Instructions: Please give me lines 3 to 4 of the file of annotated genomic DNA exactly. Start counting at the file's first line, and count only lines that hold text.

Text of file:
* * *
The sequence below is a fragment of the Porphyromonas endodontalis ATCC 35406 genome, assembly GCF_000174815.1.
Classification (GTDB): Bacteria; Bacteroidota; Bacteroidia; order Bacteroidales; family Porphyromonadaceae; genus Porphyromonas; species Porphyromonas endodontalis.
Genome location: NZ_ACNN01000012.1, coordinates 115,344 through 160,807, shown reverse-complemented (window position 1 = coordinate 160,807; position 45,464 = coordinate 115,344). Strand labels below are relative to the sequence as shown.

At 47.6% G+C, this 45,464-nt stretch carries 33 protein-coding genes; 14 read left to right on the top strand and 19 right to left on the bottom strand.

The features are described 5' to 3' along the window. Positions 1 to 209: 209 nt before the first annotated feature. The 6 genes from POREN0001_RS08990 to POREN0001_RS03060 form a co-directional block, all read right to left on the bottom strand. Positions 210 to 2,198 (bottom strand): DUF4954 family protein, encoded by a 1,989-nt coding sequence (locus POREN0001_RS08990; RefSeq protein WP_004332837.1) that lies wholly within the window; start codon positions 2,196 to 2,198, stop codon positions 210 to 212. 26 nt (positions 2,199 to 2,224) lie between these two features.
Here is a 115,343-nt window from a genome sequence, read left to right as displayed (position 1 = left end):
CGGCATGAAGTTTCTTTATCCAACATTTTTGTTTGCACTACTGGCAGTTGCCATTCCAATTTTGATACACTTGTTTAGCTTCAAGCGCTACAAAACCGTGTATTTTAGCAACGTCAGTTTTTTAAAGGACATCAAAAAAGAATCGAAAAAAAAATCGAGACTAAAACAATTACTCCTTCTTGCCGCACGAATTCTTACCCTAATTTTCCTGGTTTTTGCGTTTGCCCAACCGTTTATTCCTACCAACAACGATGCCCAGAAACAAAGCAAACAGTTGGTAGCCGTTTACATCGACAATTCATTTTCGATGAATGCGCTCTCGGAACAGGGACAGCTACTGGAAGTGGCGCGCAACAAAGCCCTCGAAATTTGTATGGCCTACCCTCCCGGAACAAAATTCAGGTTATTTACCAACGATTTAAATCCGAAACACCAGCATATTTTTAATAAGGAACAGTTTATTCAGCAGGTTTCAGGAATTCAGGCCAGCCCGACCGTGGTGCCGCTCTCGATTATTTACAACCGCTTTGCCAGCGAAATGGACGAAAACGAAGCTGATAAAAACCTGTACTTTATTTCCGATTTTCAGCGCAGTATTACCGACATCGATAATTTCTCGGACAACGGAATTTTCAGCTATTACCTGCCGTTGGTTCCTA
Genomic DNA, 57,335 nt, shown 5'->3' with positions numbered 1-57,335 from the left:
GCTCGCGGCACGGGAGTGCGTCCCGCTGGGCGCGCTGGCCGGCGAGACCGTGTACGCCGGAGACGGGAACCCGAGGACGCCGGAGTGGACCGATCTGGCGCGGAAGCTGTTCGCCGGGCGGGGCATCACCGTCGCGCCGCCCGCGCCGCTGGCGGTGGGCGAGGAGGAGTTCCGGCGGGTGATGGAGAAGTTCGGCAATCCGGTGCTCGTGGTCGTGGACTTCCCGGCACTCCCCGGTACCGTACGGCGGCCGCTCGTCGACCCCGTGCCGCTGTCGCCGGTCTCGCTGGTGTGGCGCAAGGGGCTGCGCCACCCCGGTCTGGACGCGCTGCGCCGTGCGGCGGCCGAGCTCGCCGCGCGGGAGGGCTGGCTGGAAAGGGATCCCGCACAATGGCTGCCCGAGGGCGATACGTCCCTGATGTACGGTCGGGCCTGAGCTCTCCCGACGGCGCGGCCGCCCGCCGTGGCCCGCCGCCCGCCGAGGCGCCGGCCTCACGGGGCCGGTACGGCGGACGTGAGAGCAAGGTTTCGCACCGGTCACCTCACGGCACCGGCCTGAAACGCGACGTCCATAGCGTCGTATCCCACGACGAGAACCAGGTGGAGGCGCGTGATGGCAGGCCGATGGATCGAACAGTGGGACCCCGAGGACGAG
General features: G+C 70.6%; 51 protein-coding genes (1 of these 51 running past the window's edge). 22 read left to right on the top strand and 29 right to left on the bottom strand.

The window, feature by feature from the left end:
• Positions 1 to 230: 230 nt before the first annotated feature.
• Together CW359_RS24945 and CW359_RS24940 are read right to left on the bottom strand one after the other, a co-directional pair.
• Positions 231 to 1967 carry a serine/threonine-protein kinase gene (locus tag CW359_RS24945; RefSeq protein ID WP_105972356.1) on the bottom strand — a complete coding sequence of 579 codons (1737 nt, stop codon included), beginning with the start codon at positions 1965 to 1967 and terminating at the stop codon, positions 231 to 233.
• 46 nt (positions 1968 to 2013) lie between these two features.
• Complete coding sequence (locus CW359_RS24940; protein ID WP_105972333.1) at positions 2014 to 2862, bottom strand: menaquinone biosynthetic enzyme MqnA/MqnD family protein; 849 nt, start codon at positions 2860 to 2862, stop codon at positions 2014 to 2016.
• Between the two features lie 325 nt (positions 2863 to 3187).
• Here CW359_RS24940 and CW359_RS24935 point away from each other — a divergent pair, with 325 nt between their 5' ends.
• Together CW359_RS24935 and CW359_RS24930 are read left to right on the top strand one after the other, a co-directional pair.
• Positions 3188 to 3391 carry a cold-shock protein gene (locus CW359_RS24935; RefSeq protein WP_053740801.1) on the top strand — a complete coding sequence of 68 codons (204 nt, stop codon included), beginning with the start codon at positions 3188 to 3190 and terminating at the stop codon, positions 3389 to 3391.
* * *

Genome location: NZ_ACNN01000012.1, coordinates 115,344 through 160,807, shown reverse-complemented (window position 1 = coordinate 160,807; position 45,464 = coordinate 115,344). Strand labels below are relative to the sequence as shown.

At 47.6% G+C, this 45,464-nt stretch carries 33 protein-coding genes; 14 read left to right on the top strand and 19 right to left on the bottom strand.